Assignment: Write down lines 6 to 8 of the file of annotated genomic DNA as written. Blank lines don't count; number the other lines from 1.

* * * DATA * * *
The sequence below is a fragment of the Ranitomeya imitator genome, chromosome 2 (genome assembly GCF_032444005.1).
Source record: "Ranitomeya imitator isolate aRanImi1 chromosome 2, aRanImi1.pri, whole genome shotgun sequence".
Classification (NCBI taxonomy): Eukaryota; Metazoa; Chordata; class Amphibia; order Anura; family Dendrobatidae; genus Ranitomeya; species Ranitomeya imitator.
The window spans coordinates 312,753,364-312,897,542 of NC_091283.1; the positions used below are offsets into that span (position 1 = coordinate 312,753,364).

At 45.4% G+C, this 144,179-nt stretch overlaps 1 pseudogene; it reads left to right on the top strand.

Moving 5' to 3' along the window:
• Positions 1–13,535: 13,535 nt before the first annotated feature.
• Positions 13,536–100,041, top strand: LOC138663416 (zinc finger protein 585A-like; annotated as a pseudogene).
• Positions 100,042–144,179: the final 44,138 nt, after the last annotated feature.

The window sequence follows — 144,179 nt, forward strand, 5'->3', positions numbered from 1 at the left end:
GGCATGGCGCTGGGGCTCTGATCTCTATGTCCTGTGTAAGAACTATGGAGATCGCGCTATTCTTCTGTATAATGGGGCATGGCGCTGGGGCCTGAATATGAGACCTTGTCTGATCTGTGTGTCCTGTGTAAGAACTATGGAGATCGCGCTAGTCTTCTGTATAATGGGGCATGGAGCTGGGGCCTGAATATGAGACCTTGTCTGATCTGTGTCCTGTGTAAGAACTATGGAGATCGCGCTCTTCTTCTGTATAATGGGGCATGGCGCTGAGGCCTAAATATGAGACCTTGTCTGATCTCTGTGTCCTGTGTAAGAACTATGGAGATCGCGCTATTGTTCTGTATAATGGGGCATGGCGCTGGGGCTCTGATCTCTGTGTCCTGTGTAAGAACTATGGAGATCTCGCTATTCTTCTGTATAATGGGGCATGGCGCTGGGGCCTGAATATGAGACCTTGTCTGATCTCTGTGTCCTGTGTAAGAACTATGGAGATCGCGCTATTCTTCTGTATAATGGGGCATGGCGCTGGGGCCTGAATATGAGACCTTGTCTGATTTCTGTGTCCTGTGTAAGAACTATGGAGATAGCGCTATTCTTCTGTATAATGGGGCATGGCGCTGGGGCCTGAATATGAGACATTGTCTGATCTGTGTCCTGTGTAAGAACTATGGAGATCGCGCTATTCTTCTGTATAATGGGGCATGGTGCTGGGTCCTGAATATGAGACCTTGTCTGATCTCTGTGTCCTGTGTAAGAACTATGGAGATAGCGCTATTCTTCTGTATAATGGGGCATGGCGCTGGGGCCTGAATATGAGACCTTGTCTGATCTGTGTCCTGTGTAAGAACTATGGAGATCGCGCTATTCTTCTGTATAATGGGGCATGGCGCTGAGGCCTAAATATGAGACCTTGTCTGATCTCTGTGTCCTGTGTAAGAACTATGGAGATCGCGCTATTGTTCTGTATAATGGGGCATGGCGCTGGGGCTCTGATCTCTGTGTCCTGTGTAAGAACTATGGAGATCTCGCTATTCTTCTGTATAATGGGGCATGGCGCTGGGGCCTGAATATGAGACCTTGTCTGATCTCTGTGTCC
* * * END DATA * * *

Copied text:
Moving 5' to 3' along the window:
• Positions 1–13,535: 13,535 nt before the first annotated feature.
• Positions 13,536–100,041, top strand: LOC138663416 (zinc finger protein 585A-like; annotated as a pseudogene).